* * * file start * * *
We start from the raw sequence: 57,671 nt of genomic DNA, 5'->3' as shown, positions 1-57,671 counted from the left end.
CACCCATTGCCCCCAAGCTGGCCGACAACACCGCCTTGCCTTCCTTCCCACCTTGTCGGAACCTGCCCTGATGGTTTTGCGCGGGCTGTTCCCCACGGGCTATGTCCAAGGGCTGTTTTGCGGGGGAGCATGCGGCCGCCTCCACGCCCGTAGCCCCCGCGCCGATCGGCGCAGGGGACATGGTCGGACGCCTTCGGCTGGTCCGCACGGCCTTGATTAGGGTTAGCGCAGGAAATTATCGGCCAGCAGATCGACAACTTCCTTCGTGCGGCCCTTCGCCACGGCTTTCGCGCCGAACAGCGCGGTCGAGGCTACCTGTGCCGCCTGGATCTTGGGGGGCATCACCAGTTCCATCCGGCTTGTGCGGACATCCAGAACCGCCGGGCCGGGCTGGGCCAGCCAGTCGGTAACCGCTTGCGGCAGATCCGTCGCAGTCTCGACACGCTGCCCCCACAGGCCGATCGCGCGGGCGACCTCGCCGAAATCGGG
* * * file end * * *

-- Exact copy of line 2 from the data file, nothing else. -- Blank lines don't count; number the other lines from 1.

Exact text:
CACCCATTGCCCCCAAGCTGGCCGACAACACCGCCTTGCCTTCCTTCCCACCTTGTCGGAACCTGCCCTGATGGTTTTGCGCGGGCTGTTCCCCACGGGCTATGTCCAAGGGCTGTTTTGCGGGGGAGCATGCGGCCGCCTCCACGCCCGTAGCCCCCGCGCCGATCGGCGCAGGGGACATGGTCGGACGCCTTCGGCTGGTCCGCACGGCCTTGATTAGGGTTAGCGCAGGAAATTATCGGCCAGCAGATCGACAACTTCCTTCGTGCGGCCCTTCGCCACGGCTTTCGCGCCGAACAGCGCGGTCGAGGCTACCTGTGCCGCCTGGATCTTGGGGGGCATCACCAGTTCCATCCGGCTTGTGCGGACATCCAGAACCGCCGGGCCGGGCTGGGCCAGCCAGTCGGTAACCGCTTGCGGCAGATCCGTCGCAGTCTCGACACGCTGCCCCCACAGGCCGATCGCGCGGGCGACCTCGCCGAAATCGGG